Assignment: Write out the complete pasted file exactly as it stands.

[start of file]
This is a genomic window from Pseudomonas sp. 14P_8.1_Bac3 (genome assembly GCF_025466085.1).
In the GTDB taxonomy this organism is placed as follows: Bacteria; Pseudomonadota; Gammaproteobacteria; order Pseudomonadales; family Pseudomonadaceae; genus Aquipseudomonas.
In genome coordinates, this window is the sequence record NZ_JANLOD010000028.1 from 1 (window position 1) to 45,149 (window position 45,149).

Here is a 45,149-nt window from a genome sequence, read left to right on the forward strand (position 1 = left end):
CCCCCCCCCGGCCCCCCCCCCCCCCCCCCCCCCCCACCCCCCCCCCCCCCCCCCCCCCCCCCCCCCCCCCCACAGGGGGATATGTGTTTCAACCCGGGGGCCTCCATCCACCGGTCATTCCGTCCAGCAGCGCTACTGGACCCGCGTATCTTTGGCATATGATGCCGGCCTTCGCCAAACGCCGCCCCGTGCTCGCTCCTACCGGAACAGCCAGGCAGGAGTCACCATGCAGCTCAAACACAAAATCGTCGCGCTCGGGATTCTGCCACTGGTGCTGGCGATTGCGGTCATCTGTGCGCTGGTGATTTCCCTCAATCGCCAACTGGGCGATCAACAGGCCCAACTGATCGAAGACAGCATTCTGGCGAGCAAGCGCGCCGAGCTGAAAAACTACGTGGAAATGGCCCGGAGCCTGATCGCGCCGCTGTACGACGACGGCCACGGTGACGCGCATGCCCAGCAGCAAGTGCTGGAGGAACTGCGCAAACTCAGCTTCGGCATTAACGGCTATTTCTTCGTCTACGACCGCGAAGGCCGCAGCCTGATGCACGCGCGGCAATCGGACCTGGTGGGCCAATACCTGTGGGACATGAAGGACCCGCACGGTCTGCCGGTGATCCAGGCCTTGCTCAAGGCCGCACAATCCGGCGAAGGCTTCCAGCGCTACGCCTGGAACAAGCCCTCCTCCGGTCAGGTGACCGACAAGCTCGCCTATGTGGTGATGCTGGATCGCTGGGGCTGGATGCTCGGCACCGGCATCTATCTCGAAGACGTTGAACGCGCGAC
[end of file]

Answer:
This is a genomic window from Pseudomonas sp. 14P_8.1_Bac3 (genome assembly GCF_025466085.1).
In the GTDB taxonomy this organism is placed as follows: Bacteria; Pseudomonadota; Gammaproteobacteria; order Pseudomonadales; family Pseudomonadaceae; genus Aquipseudomonas.
In genome coordinates, this window is the sequence record NZ_JANLOD010000028.1 from 1 (window position 1) to 45,149 (window position 45,149).

Here is a 45,149-nt window from a genome sequence, read left to right on the forward strand (position 1 = left end):
CCCCCCCCCGGCCCCCCCCCCCCCCCCCCCCCCCCACCCCCCCCCCCCCCCCCCCCCCCCCCCCCCCCCCCACAGGGGGATATGTGTTTCAACCCGGGGGCCTCCATCCACCGGTCATTCCGTCCAGCAGCGCTACTGGACCCGCGTATCTTTGGCATATGATGCCGGCCTTCGCCAAACGCCGCCCCGTGCTCGCTCCTACCGGAACAGCCAGGCAGGAGTCACCATGCAGCTCAAACACAAAATCGTCGCGCTCGGGATTCTGCCACTGGTGCTGGCGATTGCGGTCATCTGTGCGCTGGTGATTTCCCTCAATCGCCAACTGGGCGATCAACAGGCCCAACTGATCGAAGACAGCATTCTGGCGAGCAAGCGCGCCGAGCTGAAAAACTACGTGGAAATGGCCCGGAGCCTGATCGCGCCGCTGTACGACGACGGCCACGGTGACGCGCATGCCCAGCAGCAAGTGCTGGAGGAACTGCGCAAACTCAGCTTCGGCATTAACGGCTATTTCTTCGTCTACGACCGCGAAGGCCGCAGCCTGATGCACGCGCGGCAATCGGACCTGGTGGGCCAATACCTGTGGGACATGAAGGACCCGCACGGTCTGCCGGTGATCCAGGCCTTGCTCAAGGCCGCACAATCCGGCGAAGGCTTCCAGCGCTACGCCTGGAACAAGCCCTCCTCCGGTCAGGTGACCGACAAGCTCGCCTATGTGGTGATGCTGGATCGCTGGGGCTGGATGCTCGGCACCGGCATCTATCTCGAAGACGTTGAACGCGCGAC